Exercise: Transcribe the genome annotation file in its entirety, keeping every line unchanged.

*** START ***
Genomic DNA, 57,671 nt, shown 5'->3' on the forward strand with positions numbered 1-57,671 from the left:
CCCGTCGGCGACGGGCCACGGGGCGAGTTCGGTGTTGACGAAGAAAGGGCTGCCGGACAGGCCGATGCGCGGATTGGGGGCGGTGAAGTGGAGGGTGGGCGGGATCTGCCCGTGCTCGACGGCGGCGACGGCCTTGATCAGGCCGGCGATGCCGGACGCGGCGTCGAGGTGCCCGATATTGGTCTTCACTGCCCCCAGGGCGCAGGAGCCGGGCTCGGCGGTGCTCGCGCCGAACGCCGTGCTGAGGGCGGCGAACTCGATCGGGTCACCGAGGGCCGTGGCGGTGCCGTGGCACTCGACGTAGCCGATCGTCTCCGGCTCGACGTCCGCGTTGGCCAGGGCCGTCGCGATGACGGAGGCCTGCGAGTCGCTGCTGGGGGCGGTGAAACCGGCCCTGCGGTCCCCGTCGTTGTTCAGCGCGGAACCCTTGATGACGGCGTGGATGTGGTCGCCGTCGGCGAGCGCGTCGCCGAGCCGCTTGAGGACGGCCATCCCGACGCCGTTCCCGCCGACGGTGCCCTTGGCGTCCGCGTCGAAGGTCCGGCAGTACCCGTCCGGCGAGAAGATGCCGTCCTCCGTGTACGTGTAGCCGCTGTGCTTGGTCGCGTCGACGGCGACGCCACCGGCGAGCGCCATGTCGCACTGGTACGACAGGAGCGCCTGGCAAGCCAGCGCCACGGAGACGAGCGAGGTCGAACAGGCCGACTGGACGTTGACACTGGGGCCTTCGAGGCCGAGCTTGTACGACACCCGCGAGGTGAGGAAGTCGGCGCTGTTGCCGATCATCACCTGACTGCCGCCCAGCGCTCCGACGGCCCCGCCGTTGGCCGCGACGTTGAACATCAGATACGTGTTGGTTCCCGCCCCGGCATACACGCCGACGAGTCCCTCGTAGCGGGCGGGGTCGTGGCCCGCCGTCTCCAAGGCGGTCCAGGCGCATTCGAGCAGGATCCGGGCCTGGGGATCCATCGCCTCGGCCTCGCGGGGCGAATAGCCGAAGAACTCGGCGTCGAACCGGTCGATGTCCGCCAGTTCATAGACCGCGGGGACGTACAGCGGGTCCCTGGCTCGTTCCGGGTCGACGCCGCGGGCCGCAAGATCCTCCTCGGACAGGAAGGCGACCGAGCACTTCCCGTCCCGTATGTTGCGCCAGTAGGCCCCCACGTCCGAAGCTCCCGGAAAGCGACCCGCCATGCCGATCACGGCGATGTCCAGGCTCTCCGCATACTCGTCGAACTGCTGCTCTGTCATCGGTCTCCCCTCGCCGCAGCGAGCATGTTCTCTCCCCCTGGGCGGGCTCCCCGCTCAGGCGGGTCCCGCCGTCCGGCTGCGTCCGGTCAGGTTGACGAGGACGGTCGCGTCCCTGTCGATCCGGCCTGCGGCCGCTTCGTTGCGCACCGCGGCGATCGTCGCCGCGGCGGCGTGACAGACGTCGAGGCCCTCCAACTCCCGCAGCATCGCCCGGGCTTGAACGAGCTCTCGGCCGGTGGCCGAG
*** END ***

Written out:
Genomic DNA, 57,671 nt, shown 5'->3' on the forward strand with positions numbered 1-57,671 from the left:
CCCGTCGGCGACGGGCCACGGGGCGAGTTCGGTGTTGACGAAGAAAGGGCTGCCGGACAGGCCGATGCGCGGATTGGGGGCGGTGAAGTGGAGGGTGGGCGGGATCTGCCCGTGCTCGACGGCGGCGACGGCCTTGATCAGGCCGGCGATGCCGGACGCGGCGTCGAGGTGCCCGATATTGGTCTTCACTGCCCCCAGGGCGCAGGAGCCGGGCTCGGCGGTGCTCGCGCCGAACGCCGTGCTGAGGGCGGCGAACTCGATCGGGTCACCGAGGGCCGTGGCGGTGCCGTGGCACTCGACGTAGCCGATCGTCTCCGGCTCGACGTCCGCGTTGGCCAGGGCCGTCGCGATGACGGAGGCCTGCGAGTCGCTGCTGGGGGCGGTGAAACCGGCCCTGCGGTCCCCGTCGTTGTTCAGCGCGGAACCCTTGATGACGGCGTGGATGTGGTCGCCGTCGGCGAGCGCGTCGCCGAGCCGCTTGAGGACGGCCATCCCGACGCCGTTCCCGCCGACGGTGCCCTTGGCGTCCGCGTCGAAGGTCCGGCAGTACCCGTCCGGCGAGAAGATGCCGTCCTCCGTGTACGTGTAGCCGCTGTGCTTGGTCGCGTCGACGGCGACGCCACCGGCGAGCGCCATGTCGCACTGGTACGACAGGAGCGCCTGGCAAGCCAGCGCCACGGAGACGAGCGAGGTCGAACAGGCCGACTGGACGTTGACACTGGGGCCTTCGAGGCCGAGCTTGTACGACACCCGCGAGGTGAGGAAGTCGGCGCTGTTGCCGATCATCACCTGACTGCCGCCCAGCGCTCCGACGGCCCCGCCGTTGGCCGCGACGTTGAACATCAGATACGTGTTGGTTCCCGCCCCGGCATACACGCCGACGAGTCCCTCGTAGCGGGCGGGGTCGTGGCCCGCCGTCTCCAAGGCGGTCCAGGCGCATTCGAGCAGGATCCGGGCCTGGGGATCCATCGCCTCGGCCTCGCGGGGCGAATAGCCGAAGAACTCGGCGTCGAACCGGTCGATGTCCGCCAGTTCATAGACCGCGGGGACGTACAGCGGGTCCCTGGCTCGTTCCGGGTCGACGCCGCGGGCCGCAAGATCCTCCTCGGACAGGAAGGCGACCGAGCACTTCCCGTCCCGTATGTTGCGCCAGTAGGCCCCCACGTCCGAAGCTCCCGGAAAGCGACCCGCCATGCCGATCACGGCGATGTCCAGGCTCTCCGCATACTCGTCGAACTGCTGCTCTGTCATCGGTCTCCCCTCGCCGCAGCGAGCATGTTCTCTCCCCCTGGGCGGGCTCCCCGCTCAGGCGGGTCCCGCCGTCCGGCTGCGTCCGGTCAGGTTGACGAGGACGGTCGCGTCCCTGTCGATCCGGCCTGCGGCCGCTTCGTTGCGCACCGCGGCGATCGTCGCCGCGGCGGCGTGACAGACGTCGAGGCCCTCCAACTCCCGCAGCATCGCCCGGGCTTGAACGAGCTCTCGGCCGGTGGCCGAG